On March 7, a four-year-old whippet called Deedee won the 101st Crufts Dog Show in England. Over twenty thousand dogs (and their owners) from 22 countries fought for over four days for the top prize at the world's top dog show. Words and photos by Paweł Kubisztal.
Deedee's proud owner, Mrs Lynne Yacoby-Wright, said after receiving the prize, "I never thought when I left home this morning that I would end up winning." Deedee, whose special show name is Cobyco Call the Tune, is described as having a kind and loving temperament.
But the Crufts Dog Show this year was marred by controversy. Midway through the contest, held at the National Exhibition Centre in Birmingham, accusations of dog doping rocked the normally genteel world of dog contests. Owners of one of the favourites to win the top prize this year, Kerri, a Doberman pincher, complained to the judges that their dog appeared to have been drugged. They said their dog was unusually sluggish. "She showed signs of sedation, but we can't prove that she has been drugged. We believe that someone is trying to knock us off the top of the ladder," complained Kerri's owner, Chris Evans. The Crufts Show committee later investigated the claim, but no proof of any dog doping was found.
Man's best friend
The first ever dog show took place in Newcastle, northeast England, in 1859. In 1873, the prestigious Kennel Club was founded and began to license dog shows. The most popular form of canine competition is the "beauty contest" for pedigree dogs. What is important to understand is that dogs are not judged against each other but against official "Breed Standards" set by The Kennel Club. This organisation sets out the ideal characteristics of the particular breed. At the show, the judges must compare each dog with this Breed Standard to find the animal nearest to that ideal picture. However, it's not only the condition of the dogs that matters. Other factors, like preparation, presentation and handling of the dog are also important.
There are nearly 200 officially recognised breeds. Dogs chosen as Best of Breed compete in seven groups: Gundogs, Hounds, Terriers, Toy, Utility, Working and Pastoral. Winners of each group go on to the final where the judges must decide which furry friend is Best in Show.
The best known of all shows is the Crufts Dog Show, founded in 1891 by Charles Crufts, a bored dog biscuit salesman who never owned a dog in his life! It is one of Britain's favourite annual events, a glittering gathering of champion dogs and their proud owners. It attracts international interest and the judging of Best in Show is broadcasted live on national television. In recent years, over 20,000 dogs have taken part annually, and over 120,000 visitors have come to see them.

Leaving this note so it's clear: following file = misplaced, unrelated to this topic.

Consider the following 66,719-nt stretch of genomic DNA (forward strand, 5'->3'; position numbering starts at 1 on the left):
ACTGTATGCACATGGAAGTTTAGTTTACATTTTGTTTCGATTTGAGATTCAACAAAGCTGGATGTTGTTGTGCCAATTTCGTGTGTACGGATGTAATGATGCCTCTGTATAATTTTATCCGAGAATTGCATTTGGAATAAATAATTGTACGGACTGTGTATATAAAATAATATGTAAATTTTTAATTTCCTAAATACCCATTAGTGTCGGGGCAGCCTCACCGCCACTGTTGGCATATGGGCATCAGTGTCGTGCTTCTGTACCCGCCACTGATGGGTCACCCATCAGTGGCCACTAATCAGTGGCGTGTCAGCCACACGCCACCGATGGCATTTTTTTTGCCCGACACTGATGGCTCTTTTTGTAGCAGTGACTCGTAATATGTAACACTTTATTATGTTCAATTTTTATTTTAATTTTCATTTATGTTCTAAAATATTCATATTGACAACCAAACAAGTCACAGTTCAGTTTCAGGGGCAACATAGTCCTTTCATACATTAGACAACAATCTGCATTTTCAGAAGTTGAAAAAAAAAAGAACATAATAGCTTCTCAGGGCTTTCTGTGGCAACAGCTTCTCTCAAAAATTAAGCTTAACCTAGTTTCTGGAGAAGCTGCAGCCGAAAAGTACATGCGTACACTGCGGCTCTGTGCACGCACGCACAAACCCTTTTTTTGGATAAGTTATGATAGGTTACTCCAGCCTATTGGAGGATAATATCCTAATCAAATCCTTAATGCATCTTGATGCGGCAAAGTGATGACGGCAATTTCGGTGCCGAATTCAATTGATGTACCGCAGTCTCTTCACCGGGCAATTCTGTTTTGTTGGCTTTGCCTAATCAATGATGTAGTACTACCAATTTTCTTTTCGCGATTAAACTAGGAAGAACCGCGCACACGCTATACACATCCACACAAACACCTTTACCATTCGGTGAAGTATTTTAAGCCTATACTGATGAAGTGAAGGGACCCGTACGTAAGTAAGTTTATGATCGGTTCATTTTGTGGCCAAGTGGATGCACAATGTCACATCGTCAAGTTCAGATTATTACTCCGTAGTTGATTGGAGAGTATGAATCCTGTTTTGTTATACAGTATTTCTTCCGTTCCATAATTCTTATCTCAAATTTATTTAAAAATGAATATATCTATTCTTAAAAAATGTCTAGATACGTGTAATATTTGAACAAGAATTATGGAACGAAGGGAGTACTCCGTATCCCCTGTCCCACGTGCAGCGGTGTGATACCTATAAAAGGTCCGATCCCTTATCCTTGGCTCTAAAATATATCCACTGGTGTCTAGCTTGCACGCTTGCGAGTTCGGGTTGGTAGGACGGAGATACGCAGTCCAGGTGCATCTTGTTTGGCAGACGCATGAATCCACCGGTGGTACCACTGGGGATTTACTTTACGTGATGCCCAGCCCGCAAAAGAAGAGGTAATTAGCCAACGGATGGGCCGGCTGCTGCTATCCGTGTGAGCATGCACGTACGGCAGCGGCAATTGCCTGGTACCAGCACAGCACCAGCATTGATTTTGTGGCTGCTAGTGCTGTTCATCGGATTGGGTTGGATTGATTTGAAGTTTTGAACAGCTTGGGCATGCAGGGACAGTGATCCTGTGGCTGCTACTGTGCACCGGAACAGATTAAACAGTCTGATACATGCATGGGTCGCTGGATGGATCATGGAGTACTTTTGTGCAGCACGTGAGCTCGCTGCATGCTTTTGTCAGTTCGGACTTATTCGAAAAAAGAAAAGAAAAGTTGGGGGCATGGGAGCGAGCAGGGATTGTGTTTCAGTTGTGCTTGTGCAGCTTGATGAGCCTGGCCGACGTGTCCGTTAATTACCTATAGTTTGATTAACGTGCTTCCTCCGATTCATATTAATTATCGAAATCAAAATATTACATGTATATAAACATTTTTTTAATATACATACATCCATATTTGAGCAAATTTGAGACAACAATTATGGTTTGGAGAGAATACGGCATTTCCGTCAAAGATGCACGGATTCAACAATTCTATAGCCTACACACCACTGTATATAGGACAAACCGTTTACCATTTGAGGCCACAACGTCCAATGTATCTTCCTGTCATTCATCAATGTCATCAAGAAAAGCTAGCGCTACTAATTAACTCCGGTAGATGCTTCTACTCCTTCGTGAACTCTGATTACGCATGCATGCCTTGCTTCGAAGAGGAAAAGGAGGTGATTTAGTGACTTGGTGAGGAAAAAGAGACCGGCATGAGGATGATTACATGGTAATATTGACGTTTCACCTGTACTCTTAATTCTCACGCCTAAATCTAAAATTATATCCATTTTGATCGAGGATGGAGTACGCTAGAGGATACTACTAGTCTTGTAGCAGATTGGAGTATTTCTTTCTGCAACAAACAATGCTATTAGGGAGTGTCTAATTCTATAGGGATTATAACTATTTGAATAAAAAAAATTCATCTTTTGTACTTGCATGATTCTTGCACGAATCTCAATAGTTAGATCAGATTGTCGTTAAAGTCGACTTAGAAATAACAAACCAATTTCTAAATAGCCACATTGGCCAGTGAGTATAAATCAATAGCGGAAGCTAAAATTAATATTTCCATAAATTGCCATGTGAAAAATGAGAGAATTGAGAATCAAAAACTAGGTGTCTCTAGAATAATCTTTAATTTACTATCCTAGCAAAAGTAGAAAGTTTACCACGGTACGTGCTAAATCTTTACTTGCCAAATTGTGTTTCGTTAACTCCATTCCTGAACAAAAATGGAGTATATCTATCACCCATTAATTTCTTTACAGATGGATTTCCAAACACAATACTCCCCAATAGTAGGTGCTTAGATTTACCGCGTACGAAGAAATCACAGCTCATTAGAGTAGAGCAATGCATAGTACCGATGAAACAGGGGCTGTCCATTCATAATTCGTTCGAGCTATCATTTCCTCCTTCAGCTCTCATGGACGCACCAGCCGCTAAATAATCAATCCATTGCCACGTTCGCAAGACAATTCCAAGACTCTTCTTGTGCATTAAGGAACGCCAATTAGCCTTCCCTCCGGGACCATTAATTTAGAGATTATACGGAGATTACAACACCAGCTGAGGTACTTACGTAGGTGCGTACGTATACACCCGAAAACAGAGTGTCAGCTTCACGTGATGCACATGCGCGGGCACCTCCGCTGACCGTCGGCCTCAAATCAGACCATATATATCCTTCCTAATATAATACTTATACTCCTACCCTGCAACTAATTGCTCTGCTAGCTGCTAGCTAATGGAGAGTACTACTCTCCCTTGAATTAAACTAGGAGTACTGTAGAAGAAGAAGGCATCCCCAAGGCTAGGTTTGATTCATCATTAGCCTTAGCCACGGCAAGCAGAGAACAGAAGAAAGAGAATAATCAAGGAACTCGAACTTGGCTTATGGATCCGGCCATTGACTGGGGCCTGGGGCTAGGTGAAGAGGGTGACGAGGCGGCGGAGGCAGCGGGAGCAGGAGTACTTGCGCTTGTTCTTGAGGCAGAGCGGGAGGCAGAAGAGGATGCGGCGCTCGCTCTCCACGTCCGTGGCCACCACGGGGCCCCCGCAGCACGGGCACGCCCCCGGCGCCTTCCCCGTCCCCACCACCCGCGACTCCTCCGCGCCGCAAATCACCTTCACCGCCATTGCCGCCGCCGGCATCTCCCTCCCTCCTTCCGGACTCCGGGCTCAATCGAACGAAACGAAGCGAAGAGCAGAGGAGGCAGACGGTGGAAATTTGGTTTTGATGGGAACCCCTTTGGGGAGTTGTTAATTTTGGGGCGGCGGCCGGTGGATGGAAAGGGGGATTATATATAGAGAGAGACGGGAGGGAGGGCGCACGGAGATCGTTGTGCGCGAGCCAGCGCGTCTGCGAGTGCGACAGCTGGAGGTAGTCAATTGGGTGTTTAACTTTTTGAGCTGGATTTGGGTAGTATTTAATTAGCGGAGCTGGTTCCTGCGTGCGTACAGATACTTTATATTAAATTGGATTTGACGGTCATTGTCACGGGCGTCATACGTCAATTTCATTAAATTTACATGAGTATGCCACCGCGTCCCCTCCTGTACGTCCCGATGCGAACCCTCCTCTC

Crufts is also the best place to see how the British are devoted to their dogs. If you like, you can buy at the many stalls that nestle around the entrance to the event the latest in dog accessories, such as beds, baskets, leads, toys and bowls, not to mention luxury coats and dog fancy dress costumes. Every year there are new products aimed at the posh canines: doggy perfumes, or maybe CDs with relaxing music. And how about a Petmobile - a folding carriage so that you can go for walkies even when your best friend is dog-tired.
Dog shows are not only about competition, however. They provide visitors with varied and interesting canine programmes incorporating demonstrations and displays of agility, obedience and even a kind of doggy version of volleyball. Very often there are presentations by guide dogs for the blind, or those helping deaf and disabled people. It is an opportunity to meet "search and rescue" dogs, or talk to the handlers of police dogs, as well as learn about charities helping homeless and mistreated dogs.
But for the breeders of the dogs, Crufts is serious business. The dog show is a nerve-racking culmination of weeks of grooming, conditioning and clipping, not to mention years of careful breeding. For people enjoying the company of dogs it is just great fun watching it. And one thing is sure - to its owner, their dog is always the best.